At least in the romance genre, it has become a standard technique for authors to hold regular giveaways in exchange for readers signing up for the author’s newsletter, with the usual prize a couple of free books. It’s a good idea, and nearly every author has embraced it. The downside, though, is that there are now many contests out there and it’s hard for an author to stand out in the vast crowd of giveaways. But a couple of weeks ago one author in particular really made me take notice and got me thinking about the various promotional avenues open to authors, and how important this issue is during a serious recession.Kyra Davis has a juicy prize for readers: A trip to San Francisco, and the Sophie Katz Experience tour of the city given by the author herself. Other prizes include a $300 Sephora gift card; a $200 gift card for a chocolatier; and a $100 Starbucks gift card. Seriously, wow.

I read this and was blown away. But what really made me sit up and pay attention was what entrants have to do to get their name in the hat: Promote her newest release Lust, Loathing, and a Little Lip Gloss in some form or another. Every time you write an online review, you’ll be entered in the drawing. If you create a book trailer and post it on YouTube, you’ll be entered. If you blog about the book, you’ll be entered. If your reading group reads the book and chats with the author via speakerphone/Internet during the meeting, you’ll be entered. The possibilities are endless.

So why is Davis going to such lengths to promote her book sales? The state of the economy. Book sales are down and more traditional forms of promoting books are drying up, so she’s asking readers to help and offering a significant incentive for their efforts.

This got me thinking about how authors can drum up publicity—which  seems especially important given the current recession—and curious as to what measures others are taking to keep sales up and readers engaged.

A lot of authors hold regular giveaways for free books. There are a few others, though, offering other very unique prizes in lieu of free books. Lisa Hendrix gave the winner of her February contest a hat that she personally hand-knit. Nicole Jordan is offering a $75 gift certificate to Victoria’s Secret. But probably the most interesting contest prize I saw was Catherine Anderson, who’s promising a personal 15-minute phone call to the winner of her February-March contest.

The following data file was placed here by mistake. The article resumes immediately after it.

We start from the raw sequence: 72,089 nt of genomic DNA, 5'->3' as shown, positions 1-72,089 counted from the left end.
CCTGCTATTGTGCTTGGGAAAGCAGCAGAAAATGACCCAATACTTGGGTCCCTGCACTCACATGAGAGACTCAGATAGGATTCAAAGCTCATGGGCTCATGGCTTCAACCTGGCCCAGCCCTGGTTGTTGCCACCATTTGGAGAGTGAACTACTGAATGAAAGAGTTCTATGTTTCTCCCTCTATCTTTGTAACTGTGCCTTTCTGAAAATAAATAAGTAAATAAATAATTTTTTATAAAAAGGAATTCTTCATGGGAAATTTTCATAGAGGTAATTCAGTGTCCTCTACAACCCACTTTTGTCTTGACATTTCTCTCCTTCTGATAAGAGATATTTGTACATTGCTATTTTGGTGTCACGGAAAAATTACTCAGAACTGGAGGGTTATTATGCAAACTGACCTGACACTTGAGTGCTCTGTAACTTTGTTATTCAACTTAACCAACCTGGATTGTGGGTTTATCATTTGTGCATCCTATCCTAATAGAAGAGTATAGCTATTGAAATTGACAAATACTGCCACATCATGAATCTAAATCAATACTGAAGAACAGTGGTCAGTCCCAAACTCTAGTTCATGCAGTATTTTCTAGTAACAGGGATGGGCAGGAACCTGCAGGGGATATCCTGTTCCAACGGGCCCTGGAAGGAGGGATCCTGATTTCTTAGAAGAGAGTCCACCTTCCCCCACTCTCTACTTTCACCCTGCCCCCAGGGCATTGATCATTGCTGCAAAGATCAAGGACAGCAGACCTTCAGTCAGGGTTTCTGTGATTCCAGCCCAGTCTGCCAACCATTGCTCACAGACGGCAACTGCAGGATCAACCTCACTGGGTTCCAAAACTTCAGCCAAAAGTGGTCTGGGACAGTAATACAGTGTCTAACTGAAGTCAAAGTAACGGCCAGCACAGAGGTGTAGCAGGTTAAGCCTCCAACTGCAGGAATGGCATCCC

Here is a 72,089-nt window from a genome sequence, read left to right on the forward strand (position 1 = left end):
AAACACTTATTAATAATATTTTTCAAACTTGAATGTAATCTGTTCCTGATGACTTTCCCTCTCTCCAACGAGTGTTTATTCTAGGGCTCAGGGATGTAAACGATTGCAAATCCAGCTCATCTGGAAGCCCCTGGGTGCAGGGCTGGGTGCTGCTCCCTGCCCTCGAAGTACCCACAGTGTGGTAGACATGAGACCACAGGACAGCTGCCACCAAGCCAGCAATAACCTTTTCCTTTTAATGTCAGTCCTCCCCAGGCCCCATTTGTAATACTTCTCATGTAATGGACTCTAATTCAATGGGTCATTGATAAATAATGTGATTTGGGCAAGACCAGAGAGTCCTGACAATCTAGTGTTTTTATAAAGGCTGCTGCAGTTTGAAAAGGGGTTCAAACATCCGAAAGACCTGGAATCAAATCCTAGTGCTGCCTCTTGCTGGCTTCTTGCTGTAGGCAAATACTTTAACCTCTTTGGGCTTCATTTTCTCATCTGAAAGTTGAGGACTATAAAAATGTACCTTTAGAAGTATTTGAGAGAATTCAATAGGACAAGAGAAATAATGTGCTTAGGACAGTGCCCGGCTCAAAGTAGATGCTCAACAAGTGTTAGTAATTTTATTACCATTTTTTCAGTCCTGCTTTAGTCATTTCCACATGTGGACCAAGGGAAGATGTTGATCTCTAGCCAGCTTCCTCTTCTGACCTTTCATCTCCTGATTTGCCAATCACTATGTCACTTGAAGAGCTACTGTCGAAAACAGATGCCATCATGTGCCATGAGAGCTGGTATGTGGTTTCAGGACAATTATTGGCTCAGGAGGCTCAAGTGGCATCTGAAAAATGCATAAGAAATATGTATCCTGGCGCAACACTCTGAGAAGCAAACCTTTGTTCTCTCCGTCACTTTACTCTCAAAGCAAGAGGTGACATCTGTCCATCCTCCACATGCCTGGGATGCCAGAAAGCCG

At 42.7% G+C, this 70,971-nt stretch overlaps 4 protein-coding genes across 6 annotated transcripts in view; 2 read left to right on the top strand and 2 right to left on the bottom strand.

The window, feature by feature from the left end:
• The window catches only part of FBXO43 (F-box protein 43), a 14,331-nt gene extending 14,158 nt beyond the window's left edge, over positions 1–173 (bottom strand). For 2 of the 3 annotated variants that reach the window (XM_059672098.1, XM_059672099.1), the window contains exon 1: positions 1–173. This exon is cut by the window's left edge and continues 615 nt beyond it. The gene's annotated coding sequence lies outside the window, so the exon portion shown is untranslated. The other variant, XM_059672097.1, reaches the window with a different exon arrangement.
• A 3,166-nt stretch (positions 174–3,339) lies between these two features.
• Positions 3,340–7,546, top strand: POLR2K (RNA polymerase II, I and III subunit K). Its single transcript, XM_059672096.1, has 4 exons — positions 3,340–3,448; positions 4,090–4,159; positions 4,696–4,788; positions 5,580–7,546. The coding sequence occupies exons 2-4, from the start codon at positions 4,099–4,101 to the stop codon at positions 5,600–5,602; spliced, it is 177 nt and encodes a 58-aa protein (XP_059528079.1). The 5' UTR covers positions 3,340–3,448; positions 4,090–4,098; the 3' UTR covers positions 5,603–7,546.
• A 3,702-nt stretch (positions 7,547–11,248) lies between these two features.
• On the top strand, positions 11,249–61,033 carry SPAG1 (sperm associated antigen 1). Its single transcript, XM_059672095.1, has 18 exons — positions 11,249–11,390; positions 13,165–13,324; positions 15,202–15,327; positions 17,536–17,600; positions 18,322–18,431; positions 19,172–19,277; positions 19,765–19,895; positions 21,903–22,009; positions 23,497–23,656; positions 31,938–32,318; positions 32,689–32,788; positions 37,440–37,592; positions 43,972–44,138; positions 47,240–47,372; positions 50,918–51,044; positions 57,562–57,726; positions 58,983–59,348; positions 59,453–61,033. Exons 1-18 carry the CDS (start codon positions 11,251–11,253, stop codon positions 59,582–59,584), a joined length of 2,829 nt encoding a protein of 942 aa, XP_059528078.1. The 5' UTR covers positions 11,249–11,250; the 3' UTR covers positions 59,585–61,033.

A number of authors are also creating buzz by making video book trailers. These are like movie previews for books—kind of like a long commercial and they’re a great way to drum up interest. Lisa Jackson, Lisa Kleypas, Lucy Monroe, Emma Holly, Sandra Hill, Christine Feehan, Robin Schone, Catherine Anderson, Jayne Ann Krentz, and Karen Robards are just a few of the authors taking advantage of the mega-popularity of YouTube.  And their trailers are definitely attracting both attention and thousands of viewers.

Other authors are providing freebies for tech-savvy readers to express their love of a book by offering free electronic goodies and I think it’s a fantastic idea. Some authors provide other e-goodies. I liked the cover of Jeaniene Frost’s Halfway to the Grave so much that when I saw she offers it as wallpaper, I immediately put it on my office computer. More than a few people have asked about it, thus prompting a discussion of the series. That’s built in promotion right there.

More and more authors are jumping on the social networking bandwagon and creating MySpace or Facebook pages, but some of these authors are doing even more to tap into the potential of these resources. Take Jane Graves for example. On her site she offers an interactive widget promoting her latest release, which fans can easily add to their blog, MySpace, or Facebook page.

While it’s impossible for me to tell if current financial woes have prompted authors to expand their promotional activities, it does seem as though many are focusing on new and innovative ways of capturing (and keeping) reader interest. How much of this is due to just keeping up with technology is hard to tell, but I would theorize that given the current economic climate, more authors are or will be taking advantage of every way they can to get those sales up.

Have you noticed a change in the way authors are promoting their books? Which ones are your favorites? For those authors out there, how has the current economic climate affected what you are doing to keep book sales up?

-Katie Mack


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